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A*DESK has been offering since 2002 contents about criticism and contemporary art. A*DESK has become consolidated thanks to all those who have believed in the project, all those who have followed us, debating, participating and collaborating. Many people have collaborated selflessly with A*DESK, and continue to do so. Their efforts, knowledge and belief in the project are what make it grow. At A*DESK we have also generated work for over one hundred professionals in culture, from small collaborations with reviews and classes, to more prolonged and intense collaborations.
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A few years ago, I was leafing through some old issues of Flash Art in a second-hand bookshop on Calle Padilla: three or four magazines published in the late nineties, dusty and hidden away among poetry books, that didn’t appear to be anything special and yet even so I had no idea how they had got there. (Sometimes we only take a look at something wondering what happened to it on the way.) The answer lay in one of the issues that had a special section dedicated to Buenos Aires. Printed in black and white in two columns on one page and a half, it included the abridged versions of three reviews, most of them adaptations of the news briefs published by a number of recently opened institutions and art galleries that no longer exist. The special edition was truly special because most of the things it described didn’t take place (or only took place in the dream language of promotional communication) and yet, on the other hand, those that did take place during those years weren’t mentioned. But these specials about countries have their nuts and bolts is what I thought when I accepted the invitation made by A*Desk to be guest editor during the month of June and focus on the Argentinean context. Besides, June is the month of my birthday (this alone inspires a retrospective gaze). In any event, on the subject of how art galleries are opened or closed or how biennales are or aren’t organised in a given country I thought I should scratch deeper than the surface. For one of these reasons I felt that it would be better to change the procedure when it came to summoning Alejo Ponce de León, Delfina Bustamante and Melisa Rheingrüber to write articles on the local context, and suggested instead that they turned to processes that could be associated with the last ten years. The ways of operating must have been different too: Melisa drew up a chronicle that recalled oral history, focused on artists’ spaces of around 2011 conjured up by distant testimonies and memories; Alejo, at the other end of the institutional and stylistic spectrum, wrote about the last Argentinean dispatch to Venice almost ten years after (amidst a political turn to the right) the country managed to acquire its own pavilion; and Delfina interviewed the Lolo and Lauti duo, whose oscillation between discos and art fairs depicted the Buenos Aires art scene of the second decade of the twenty-first century. In addition, besides the contributors I felt I needed to count on an informer, an observer or a witness who could also have played an active role in the events of those years. The best person with whom to exchange such information was Santiago Villanueva, who was there when many of the events we listed in the initial interview to evoke some of the inevitable emotions of the last ten years actually took place.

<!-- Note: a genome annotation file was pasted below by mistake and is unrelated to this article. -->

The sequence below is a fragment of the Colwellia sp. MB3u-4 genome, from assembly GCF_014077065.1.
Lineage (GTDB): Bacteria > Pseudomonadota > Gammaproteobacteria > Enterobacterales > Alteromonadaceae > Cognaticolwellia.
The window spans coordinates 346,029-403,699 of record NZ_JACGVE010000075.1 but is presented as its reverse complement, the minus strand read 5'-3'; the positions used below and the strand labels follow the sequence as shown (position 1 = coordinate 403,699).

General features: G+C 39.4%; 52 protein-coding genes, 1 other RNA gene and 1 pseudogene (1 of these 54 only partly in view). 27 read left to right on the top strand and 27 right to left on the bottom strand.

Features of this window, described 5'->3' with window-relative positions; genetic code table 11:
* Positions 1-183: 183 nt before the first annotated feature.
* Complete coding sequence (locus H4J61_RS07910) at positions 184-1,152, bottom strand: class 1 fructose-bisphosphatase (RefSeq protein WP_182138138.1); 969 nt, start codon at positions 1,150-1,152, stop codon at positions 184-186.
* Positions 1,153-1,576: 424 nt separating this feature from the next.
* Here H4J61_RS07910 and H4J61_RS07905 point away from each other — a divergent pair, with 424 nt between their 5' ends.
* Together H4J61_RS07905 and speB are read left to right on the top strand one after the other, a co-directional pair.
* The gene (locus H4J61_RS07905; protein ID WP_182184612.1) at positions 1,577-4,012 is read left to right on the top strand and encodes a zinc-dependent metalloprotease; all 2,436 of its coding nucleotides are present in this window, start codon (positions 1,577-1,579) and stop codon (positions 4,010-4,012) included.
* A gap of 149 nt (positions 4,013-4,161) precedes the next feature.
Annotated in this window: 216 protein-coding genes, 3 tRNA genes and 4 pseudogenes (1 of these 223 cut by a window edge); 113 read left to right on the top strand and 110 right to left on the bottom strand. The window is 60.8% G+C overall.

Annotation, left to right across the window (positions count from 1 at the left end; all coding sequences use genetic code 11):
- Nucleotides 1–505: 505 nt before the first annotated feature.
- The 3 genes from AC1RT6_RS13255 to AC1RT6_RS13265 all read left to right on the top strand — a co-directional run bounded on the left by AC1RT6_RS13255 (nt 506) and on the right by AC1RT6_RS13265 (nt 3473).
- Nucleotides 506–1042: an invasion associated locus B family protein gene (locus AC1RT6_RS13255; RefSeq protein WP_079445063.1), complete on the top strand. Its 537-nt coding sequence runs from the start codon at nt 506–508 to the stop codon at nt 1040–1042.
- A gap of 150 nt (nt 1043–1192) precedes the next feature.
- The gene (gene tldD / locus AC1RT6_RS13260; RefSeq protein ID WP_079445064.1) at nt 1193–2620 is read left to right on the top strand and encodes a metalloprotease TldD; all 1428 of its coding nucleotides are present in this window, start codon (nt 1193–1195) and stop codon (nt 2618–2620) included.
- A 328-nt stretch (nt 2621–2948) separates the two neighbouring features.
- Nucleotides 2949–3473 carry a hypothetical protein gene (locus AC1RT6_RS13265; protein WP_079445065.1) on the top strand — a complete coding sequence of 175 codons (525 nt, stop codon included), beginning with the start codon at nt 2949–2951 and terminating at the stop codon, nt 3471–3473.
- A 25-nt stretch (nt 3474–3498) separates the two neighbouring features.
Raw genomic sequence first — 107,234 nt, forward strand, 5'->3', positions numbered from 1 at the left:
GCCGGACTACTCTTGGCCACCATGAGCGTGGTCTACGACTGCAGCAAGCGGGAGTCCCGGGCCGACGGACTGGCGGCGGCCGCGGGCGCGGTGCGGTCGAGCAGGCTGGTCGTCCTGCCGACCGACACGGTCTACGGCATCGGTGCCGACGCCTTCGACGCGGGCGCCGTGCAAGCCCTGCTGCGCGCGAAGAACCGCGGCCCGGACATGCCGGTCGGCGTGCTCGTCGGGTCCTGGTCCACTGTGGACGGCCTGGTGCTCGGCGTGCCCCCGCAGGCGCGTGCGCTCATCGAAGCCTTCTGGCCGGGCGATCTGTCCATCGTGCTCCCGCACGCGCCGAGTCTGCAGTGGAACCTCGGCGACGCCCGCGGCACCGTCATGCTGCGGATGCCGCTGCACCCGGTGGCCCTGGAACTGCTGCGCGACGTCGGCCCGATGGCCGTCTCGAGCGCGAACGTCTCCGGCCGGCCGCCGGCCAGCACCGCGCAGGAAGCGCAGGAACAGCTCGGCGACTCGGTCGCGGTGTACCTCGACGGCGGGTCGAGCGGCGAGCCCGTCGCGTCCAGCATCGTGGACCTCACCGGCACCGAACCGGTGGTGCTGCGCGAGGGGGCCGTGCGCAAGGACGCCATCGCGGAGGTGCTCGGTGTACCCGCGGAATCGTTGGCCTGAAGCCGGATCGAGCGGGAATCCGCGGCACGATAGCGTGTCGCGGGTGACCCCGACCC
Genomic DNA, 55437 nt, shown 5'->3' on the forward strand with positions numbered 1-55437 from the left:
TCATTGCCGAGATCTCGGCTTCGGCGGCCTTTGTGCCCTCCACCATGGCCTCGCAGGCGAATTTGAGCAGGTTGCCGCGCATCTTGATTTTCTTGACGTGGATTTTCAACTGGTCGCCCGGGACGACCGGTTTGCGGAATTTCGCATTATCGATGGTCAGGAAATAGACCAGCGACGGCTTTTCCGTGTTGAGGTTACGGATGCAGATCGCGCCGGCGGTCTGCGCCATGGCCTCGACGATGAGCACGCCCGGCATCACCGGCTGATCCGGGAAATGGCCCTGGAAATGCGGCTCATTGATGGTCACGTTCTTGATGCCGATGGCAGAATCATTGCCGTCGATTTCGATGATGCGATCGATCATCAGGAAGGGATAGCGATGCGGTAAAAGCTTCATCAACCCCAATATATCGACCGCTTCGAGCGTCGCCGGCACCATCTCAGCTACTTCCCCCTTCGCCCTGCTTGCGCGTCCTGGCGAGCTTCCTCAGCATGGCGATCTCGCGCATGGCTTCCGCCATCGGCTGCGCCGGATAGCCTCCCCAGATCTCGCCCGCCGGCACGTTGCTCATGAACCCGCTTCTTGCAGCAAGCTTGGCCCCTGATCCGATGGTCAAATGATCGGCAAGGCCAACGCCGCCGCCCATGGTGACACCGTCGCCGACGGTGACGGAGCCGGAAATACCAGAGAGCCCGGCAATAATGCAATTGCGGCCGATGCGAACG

(Highlighted image: Paula Castro, Variaciones del defecto, 2012)
"A desk is a dangerous place from which to watch the world" (John Le Carré)